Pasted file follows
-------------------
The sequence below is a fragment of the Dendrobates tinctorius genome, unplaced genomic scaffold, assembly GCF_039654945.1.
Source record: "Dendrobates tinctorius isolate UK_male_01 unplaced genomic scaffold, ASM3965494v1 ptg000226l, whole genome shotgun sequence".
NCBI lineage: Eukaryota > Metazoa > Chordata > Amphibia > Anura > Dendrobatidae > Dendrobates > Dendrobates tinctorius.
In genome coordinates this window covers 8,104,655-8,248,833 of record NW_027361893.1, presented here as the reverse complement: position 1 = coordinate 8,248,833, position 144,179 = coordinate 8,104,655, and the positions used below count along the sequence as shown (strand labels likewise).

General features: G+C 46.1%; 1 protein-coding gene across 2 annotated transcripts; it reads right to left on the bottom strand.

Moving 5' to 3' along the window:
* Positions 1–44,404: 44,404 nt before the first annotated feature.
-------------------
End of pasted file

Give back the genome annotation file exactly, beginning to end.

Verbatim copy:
The sequence below is a fragment of the Dendrobates tinctorius genome, unplaced genomic scaffold, assembly GCF_039654945.1.
Source record: "Dendrobates tinctorius isolate UK_male_01 unplaced genomic scaffold, ASM3965494v1 ptg000226l, whole genome shotgun sequence".
NCBI lineage: Eukaryota > Metazoa > Chordata > Amphibia > Anura > Dendrobatidae > Dendrobates > Dendrobates tinctorius.
In genome coordinates this window covers 8,104,655-8,248,833 of record NW_027361893.1, presented here as the reverse complement: position 1 = coordinate 8,248,833, position 144,179 = coordinate 8,104,655, and the positions used below count along the sequence as shown (strand labels likewise).

General features: G+C 46.1%; 1 protein-coding gene across 2 annotated transcripts; it reads right to left on the bottom strand.

Moving 5' to 3' along the window:
* Positions 1–44,404: 44,404 nt before the first annotated feature.